Background Colonic mural thickening (MT) is often reported on standard CT examinations of the abdomen and pelvis. It often presents a dilemma for the clinician on whether any further evaluation is needed, especially in the absence of any set guidelines. Objective To evaluate the significance of colonic MT and to assess its correlation with colonoscopy. Methods The search strategy was initially developed in Medline and adapted for use in Embase, Medline, NHS Evidence and TRIP. Studies were included if they had reported colonic MT and subsequent colonoscopy in adults. Results A total of 9 cohort studies examining 1252 patients were selected having undergone both CT and colonoscopy. Of the 1252 patients with MT, 950 had an abnormal colonoscopy. In the presence of MT, the pooled positive predictive value (PPV) of having any abnormal findings at colonoscopy was 0.73 (95% CI 0.60 to 0.84). The pooled PPV for colorectal cancer, in the presence of MT reporting suspicion of cancer, was 0.63 (95% CI 0.49 to 0.75), and MT suggestive of inflammation confirmed at colonoscopy was 0.97. Conclusion The probability of having an abnormal colonoscopy in the presence of MT identified on CT is high, especially for inflammation. Asymptomatic cancers may also be detected; hence, further endoscopic confirmation is reasonable when a finding of MT is demonstrated on CT examinations. Small sample sizes of the available studies and lack of data on the description of MT detected are the main limiting factors in this review. Trial registration number CRD42016039378.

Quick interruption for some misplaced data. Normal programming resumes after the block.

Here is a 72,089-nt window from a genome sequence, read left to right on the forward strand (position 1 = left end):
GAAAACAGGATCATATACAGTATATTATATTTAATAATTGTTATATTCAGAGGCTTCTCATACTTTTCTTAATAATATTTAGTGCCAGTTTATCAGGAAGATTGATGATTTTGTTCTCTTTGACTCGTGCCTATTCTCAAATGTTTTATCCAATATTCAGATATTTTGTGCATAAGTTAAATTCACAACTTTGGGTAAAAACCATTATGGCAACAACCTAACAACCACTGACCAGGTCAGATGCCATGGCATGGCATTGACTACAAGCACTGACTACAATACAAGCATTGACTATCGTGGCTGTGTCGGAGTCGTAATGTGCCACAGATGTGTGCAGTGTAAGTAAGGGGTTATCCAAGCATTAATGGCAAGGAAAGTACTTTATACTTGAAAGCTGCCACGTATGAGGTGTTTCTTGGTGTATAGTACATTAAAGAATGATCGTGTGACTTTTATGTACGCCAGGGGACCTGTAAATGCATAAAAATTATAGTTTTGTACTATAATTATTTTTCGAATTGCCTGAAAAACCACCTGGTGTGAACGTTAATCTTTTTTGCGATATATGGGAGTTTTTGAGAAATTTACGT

- computed tomography
- mural thickening